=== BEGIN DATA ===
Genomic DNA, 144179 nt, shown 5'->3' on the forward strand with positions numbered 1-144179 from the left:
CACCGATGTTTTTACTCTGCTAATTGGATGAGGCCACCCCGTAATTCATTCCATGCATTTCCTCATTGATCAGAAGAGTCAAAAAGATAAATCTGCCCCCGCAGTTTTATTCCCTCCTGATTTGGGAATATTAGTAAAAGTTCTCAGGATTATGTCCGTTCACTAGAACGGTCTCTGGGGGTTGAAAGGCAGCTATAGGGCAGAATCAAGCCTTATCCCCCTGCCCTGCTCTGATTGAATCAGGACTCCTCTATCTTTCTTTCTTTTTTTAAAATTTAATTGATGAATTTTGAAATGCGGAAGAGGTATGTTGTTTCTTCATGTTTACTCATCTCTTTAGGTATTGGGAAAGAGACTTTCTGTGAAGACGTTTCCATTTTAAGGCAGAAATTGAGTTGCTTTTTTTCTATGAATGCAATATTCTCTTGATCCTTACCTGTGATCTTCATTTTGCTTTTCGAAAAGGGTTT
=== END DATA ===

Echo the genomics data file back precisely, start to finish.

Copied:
Genomic DNA, 144179 nt, shown 5'->3' on the forward strand with positions numbered 1-144179 from the left:
CACCGATGTTTTTACTCTGCTAATTGGATGAGGCCACCCCGTAATTCATTCCATGCATTTCCTCATTGATCAGAAGAGTCAAAAAGATAAATCTGCCCCCGCAGTTTTATTCCCTCCTGATTTGGGAATATTAGTAAAAGTTCTCAGGATTATGTCCGTTCACTAGAACGGTCTCTGGGGGTTGAAAGGCAGCTATAGGGCAGAATCAAGCCTTATCCCCCTGCCCTGCTCTGATTGAATCAGGACTCCTCTATCTTTCTTTCTTTTTTTAAAATTTAATTGATGAATTTTGAAATGCGGAAGAGGTATGTTGTTTCTTCATGTTTACTCATCTCTTTAGGTATTGGGAAAGAGACTTTCTGTGAAGACGTTTCCATTTTAAGGCAGAAATTGAGTTGCTTTTTTTCTATGAATGCAATATTCTCTTGATCCTTACCTGTGATCTTCATTTTGCTTTTCGAAAAGGGTTT